Argentina grew in confidence following that try and they soon scored a second, Efraín Elías the player to add the scoring finish following a number of pick and goes on the Japanese line.

Japan drove over the Argentine line themselves at the end of the first quarter, but the ball was held up, allowing their opponents to clear the danger.

Los Pumitas took full advantage of that let-off, adding two tries in the final 10 minutes of the first half. Scrum-half Agustín Moyano profited from a wonderful Tomás Bartolini offload in the 30th minute before Valentino Dicapua scythed a hole through the Japanese defence, which created the space for Mateo Soler to score in the right corner and give Argentina a 24-7 half-time lead.

Japan needed an almighty second-half effort to avoid playing in Friday’s relegation play-off and they set about their task impressively at the beginning of the second half.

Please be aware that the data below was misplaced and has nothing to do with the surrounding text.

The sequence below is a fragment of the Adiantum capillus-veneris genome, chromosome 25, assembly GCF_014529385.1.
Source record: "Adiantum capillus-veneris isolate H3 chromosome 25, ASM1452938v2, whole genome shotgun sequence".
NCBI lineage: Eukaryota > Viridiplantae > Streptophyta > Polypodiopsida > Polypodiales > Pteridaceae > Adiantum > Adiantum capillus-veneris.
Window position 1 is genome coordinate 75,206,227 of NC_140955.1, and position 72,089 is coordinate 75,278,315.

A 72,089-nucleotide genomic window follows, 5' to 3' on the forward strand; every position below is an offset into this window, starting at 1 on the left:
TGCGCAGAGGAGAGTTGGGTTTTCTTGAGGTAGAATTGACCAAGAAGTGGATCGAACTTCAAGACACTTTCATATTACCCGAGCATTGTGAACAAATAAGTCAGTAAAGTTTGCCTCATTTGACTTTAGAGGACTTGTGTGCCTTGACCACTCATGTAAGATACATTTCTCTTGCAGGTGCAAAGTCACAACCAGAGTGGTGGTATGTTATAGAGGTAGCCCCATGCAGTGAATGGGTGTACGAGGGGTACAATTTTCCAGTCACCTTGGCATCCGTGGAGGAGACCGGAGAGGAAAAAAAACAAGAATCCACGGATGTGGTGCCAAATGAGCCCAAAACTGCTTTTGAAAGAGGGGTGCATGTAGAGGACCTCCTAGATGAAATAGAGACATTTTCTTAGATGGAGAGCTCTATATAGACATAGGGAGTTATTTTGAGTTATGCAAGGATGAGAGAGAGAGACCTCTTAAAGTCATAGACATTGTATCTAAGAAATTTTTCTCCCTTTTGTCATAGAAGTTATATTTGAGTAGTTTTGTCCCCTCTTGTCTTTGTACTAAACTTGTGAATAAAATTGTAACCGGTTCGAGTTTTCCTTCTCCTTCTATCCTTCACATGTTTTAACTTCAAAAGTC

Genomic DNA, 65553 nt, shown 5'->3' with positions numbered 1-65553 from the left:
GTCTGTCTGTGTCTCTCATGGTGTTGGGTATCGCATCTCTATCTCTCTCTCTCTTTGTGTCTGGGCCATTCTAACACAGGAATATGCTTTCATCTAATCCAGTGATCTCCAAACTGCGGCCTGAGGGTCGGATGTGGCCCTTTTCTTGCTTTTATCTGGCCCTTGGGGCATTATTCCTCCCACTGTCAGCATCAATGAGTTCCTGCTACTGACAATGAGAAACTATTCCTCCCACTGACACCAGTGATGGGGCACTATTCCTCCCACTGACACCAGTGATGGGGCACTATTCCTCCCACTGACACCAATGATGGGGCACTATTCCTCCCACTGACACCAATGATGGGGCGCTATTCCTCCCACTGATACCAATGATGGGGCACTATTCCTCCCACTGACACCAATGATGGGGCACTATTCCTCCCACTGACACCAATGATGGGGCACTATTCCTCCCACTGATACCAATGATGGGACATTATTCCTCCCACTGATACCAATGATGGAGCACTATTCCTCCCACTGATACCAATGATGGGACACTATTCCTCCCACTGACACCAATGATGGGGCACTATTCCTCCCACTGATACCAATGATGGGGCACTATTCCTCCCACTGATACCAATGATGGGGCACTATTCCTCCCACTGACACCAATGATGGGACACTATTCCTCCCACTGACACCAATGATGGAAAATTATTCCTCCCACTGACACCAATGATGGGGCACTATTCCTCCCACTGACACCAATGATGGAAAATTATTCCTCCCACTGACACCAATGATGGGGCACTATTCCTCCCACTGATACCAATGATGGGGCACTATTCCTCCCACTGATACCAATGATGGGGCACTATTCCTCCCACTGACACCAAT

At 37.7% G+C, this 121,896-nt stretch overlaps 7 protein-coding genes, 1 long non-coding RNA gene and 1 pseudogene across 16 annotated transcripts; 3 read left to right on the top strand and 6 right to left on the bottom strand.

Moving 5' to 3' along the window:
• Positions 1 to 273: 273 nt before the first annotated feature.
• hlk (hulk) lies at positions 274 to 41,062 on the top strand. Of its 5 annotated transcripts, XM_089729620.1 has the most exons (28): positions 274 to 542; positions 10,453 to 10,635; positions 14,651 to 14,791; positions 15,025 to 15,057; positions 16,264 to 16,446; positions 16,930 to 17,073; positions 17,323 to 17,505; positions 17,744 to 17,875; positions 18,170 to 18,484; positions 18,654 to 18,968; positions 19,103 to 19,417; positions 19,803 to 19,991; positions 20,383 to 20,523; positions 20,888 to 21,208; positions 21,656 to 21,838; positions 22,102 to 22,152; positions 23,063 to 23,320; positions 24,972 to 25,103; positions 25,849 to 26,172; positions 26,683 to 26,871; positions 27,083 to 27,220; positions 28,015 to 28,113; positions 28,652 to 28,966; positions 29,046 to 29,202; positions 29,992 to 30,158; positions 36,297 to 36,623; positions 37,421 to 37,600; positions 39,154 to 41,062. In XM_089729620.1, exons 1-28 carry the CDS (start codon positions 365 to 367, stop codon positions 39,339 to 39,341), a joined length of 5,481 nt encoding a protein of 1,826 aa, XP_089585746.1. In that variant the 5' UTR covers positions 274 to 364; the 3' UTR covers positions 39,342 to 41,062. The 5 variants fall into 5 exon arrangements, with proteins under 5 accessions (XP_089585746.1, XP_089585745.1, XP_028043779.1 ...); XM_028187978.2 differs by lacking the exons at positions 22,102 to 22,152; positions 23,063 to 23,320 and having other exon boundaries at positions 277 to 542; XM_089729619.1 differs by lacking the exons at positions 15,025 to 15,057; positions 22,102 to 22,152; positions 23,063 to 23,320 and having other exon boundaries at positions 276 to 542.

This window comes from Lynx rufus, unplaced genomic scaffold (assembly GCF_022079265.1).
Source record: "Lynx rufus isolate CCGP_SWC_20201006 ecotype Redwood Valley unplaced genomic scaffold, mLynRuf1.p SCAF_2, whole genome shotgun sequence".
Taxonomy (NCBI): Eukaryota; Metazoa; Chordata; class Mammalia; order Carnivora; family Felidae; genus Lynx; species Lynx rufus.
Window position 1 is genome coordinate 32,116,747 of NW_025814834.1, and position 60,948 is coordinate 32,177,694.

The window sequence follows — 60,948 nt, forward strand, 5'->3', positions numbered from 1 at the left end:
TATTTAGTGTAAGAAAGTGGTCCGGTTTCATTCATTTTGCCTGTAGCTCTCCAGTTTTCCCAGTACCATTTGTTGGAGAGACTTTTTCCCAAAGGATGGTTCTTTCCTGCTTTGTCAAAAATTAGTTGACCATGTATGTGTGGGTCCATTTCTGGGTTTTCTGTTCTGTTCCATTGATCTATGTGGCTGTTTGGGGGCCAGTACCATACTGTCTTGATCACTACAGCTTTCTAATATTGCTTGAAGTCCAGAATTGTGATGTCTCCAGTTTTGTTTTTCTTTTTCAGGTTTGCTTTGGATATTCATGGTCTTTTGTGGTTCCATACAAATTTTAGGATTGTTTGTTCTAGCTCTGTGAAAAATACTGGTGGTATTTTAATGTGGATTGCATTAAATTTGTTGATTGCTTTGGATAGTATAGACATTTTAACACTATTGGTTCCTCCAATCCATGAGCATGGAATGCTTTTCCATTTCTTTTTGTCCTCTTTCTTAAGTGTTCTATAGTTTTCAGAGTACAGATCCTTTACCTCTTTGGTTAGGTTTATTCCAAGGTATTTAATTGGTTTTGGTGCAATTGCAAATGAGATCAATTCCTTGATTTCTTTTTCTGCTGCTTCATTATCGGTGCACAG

Omachi had already had a try disallowed for a forward pass when Renji Oike took a scoring offload from Tomoki Kusuda on the right wing.

Naramoto converted from the touchline and narrowed the deficit still further with two penalties. The second of those came in the 54th minute following a scintillating attack that ended with Dicapua denying a line-break and being sent to the sin bin.

Being reduced to 14 players appeared to galvanise Los Pumitas however, and they soon scored their fifth try, through replacement Aitor Bildosola.

That was followed by a captain’s effort from Mastercard Player of the Match Eliseo Chiavassa, who powered through three attempted tackles on his five-metre journey to the Japanese try-line.

Mallía added his second conversion to give Argentina a 38-20 lead with a little under 19 minutes to go and that is how it stayed until the end when replacement Faustino Sánchez Valarolo bounced out of a couple of tackles and over the line.

Argentina will play Fiji in the ninth-place play-off on Friday, while Japan face Italy with the loser being relegated to next year’s U20 Trophy.